Blog
Flickr

Meet the Correspondent: Omar Jaramillo > Berlin$show=/search/label/Omar%20Jaramillo

"I was born in Guayaquil, Ecuador, where I studied architecture. I moved to Kassel (Germany) in 1999 to accomplish a master degree. Although I have always drawn and paint, it was not until I started studying in the Uni-Kassel, that I started keeping a travel sketchbook. I had a teacher there who used to do a lot of sketches when he travelled on university excursions. When he retired, I helped to organize an exhibition of his sketches. He brought a huge box full of sketchbooks he had filled since he was an architecture student. I spent a whole day selecting the most interesting drawings. It was a wonderful experience that opened my eyes to a new world. In the last 10 years I have the feeling of being in a long journey. I like to discover the cities where I live, to understand why a place is the way it is and what makes it different and unique from others. Drawing is for me a way to learn to love a place, to become part of it. I like to draw architecture but I am more attracted to urban scenery, portraying how people live in the city. Since I’m a foreigner, everything that locals find normal and taken-for-granted, for me is exotic. I always carry a small watercolor travel set from Windsor and Newton and my sketchbook in my bag. I always thought that drawing was a solitary experience until I found Urban Sketchers. It was amazing to find so many people doing the same thing. It is a great place to share!" • Omar's blog. • Omar's art on flickr. • Omar's website.

Meet the Correspondent: Luis Ruiz > Malaga, Spain$show=/search/label/Luis%20Ruiz

Drawing Attention > Sketching News Around the World

Sketching Hits Hollywood & the Subway Location drawing in Africa (right) hit Hollywood when Madagascar, Carnet de Voyage/Madagascar, A Journey Diary was nominated for an Academy Award for animated short film this year. How cool is that?


Single Fare 2: Please Swipe Again is an exhibit in Brooklyn, NY from March 18 - 26. Inspired by the notion that the city’s subways and buses allow for a kind of creative interchange unmatched in human history, the one constraint placed on pieces in the exhibit was that all work had to be submitted on a used MetroCard.


New Blogs. New Groups


Urban Sketchers Sydney (Australia) just launched a blog in order to share sketches with the world. USK correspondent Liz Steel explains: “A Sydney Sketch Club was formed at a Meetup back in 2008 but has really got going in recent months. Now sketching events are organised at least once a fortnight. It is great timing with the current Garden Sketchabout in the Royal Botanic Gardens. because some of the sketchers at this event are there because they found out about it on the Urban Sketchers Sydney blog."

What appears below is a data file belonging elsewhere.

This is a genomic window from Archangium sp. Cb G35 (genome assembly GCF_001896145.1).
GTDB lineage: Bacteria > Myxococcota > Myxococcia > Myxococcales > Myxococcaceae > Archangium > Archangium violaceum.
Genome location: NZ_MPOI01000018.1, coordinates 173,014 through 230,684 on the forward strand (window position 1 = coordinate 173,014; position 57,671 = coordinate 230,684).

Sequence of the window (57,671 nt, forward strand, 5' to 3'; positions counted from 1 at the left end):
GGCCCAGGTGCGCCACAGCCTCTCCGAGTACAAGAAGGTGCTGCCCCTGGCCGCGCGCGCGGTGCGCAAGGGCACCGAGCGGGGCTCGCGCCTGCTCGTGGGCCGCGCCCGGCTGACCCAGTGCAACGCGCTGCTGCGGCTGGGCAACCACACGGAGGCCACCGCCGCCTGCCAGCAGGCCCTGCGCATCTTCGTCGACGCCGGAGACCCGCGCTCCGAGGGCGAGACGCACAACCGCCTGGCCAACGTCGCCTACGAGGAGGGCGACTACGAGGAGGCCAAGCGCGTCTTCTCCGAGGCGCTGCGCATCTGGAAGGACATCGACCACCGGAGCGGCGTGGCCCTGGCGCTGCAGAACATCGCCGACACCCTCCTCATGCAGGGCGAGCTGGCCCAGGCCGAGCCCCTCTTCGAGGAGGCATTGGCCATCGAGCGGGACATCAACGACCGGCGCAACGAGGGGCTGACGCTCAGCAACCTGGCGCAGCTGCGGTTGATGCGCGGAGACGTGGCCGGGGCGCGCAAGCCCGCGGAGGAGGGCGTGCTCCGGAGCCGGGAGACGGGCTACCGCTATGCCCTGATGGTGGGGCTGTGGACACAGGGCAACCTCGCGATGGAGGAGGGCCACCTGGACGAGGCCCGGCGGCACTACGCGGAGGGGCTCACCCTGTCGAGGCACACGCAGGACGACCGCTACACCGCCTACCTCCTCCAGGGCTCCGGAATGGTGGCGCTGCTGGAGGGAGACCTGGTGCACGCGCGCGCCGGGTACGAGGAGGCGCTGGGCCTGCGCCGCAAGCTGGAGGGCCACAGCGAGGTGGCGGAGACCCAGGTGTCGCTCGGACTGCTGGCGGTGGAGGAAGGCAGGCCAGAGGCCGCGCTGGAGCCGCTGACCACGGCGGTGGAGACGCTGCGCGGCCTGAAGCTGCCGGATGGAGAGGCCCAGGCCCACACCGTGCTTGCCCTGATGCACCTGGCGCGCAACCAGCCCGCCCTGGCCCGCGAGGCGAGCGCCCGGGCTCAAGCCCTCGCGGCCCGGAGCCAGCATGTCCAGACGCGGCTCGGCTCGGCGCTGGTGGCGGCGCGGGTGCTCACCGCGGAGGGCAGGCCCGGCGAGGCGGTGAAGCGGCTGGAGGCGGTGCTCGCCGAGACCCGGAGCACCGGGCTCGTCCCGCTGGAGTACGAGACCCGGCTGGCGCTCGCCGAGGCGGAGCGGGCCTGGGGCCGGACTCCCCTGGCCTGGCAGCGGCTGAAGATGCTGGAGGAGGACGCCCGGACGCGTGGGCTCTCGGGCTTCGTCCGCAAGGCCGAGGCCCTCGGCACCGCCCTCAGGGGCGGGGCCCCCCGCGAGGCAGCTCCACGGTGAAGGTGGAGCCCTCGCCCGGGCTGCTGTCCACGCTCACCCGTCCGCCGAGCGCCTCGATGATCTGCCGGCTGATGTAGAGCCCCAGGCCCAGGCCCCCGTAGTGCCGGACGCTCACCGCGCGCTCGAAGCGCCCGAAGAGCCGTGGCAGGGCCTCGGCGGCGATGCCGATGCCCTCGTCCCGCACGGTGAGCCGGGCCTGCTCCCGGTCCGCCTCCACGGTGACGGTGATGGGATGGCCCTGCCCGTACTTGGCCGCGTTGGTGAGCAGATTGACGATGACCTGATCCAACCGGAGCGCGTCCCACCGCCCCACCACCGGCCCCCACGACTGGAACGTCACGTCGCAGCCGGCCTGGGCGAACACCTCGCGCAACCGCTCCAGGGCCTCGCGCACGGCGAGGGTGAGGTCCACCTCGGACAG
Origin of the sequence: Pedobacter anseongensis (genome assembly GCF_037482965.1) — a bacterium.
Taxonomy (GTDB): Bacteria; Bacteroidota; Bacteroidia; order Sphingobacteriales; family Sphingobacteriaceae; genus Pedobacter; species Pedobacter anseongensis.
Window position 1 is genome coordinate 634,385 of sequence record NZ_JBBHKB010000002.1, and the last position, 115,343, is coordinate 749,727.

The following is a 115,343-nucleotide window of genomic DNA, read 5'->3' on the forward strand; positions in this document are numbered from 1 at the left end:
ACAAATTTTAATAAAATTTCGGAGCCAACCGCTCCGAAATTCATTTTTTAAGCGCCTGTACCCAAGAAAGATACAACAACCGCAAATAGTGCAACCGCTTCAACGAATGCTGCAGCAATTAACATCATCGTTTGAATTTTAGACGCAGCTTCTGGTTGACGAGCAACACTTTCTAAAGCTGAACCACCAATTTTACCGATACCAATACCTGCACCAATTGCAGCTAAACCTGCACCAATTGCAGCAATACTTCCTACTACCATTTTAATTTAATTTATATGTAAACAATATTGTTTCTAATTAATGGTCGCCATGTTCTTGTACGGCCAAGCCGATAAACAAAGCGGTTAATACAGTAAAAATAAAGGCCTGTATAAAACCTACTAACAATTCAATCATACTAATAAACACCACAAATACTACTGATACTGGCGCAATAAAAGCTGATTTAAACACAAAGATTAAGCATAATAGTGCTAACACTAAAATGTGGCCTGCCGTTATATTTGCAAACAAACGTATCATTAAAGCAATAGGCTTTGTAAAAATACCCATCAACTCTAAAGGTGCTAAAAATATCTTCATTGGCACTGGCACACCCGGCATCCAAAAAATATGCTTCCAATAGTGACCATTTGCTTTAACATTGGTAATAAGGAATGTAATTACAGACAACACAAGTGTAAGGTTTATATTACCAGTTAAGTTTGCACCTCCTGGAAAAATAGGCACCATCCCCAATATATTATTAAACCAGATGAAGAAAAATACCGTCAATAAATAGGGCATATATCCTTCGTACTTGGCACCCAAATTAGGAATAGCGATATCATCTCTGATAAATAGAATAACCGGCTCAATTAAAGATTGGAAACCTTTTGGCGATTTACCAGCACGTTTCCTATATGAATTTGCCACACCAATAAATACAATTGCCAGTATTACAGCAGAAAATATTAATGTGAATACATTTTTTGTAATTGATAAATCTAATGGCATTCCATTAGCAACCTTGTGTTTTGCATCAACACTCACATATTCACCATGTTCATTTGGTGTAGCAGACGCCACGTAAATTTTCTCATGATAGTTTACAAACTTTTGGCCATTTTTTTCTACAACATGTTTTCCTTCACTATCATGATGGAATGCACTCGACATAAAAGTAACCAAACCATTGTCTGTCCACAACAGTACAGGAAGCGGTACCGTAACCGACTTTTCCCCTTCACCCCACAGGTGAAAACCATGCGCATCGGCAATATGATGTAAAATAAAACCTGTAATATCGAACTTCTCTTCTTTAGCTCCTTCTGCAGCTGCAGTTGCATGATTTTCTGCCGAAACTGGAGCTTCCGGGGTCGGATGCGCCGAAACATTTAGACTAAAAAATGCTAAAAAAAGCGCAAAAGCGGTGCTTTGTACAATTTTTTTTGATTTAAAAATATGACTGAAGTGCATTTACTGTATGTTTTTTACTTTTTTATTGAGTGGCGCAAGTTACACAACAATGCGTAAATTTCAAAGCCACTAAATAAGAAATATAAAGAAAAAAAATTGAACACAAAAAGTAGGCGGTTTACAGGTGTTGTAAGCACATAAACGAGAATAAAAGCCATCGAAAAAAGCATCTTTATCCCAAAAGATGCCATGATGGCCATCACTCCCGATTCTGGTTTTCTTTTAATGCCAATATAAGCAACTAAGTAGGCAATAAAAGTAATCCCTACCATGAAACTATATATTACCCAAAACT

To celebrate the recent inauguration of Berlin’s chapter of the worldwide Urban Sketching movement and the Berlin USK blog, local sketchers Rolf Schroeter, Olga Prudnikova and Catalina Somolinos gave a guided 2-hour Urban Sketching Tour through the neighborhood of Rosenthaler Platz. Rolf and Olga are both USK correspondents.


Is this the next USK group? Pencil Jammers meets every Sunday in two India cities, Bangalore and Delhi, to sketch on location. At right the group is sketching at the Bangalore Museum.


Correspondents


Madrid USK correspondent Richard Câmara was featured in a recent TV interview showing some of his sketchbook work and location sketching in Madrid.


Sketches by Hong Kong USK correspondent Paul Wang were selected for the Cover Art Collection by the myMolekine Community. For each Cover Art, Moleskine makes a donation to a nonprofit organization chosen by the artist. Paul chose Urban Sketchers! Thanks Paul and congratulations.


Walt Taylor of Norfolk, VA USA is the latest USK correspondent highlighted in a feature called "From the Sketchbook of..." in The Artist's Magazine (at left).


Urban Sketchers was mentioned in a London Times article featuring USK correspondent Katherine Tyrrell and her location drawings.


The February issue of the Italian magazine, Animals, was dedicated to earthquakes and included an article about drawings in Barrow by designers all over Italy last October. Naples correspondent, Simo Capecchi’s work was featured in the issue.


In Closing: Thinking of Japan


All week, the international sketching community has been greatly concerned about our fellow sketchers in Japan. Tokyo USK correspondent Kumi Matsukawa has already begun to post sketches in the aftermath of the disaster and even as the earthquake was occurring. Across the world our thoughts are with Urban Sketchers and families in Japan.


Have urban sketching news to share in Drawing Attention? Send fully written items with links (and graphics, if possible) to drawing attention at urban sketchers.org.


Happy sketching,


Lisbeth Cort, member of the Whidbey Island Sketchers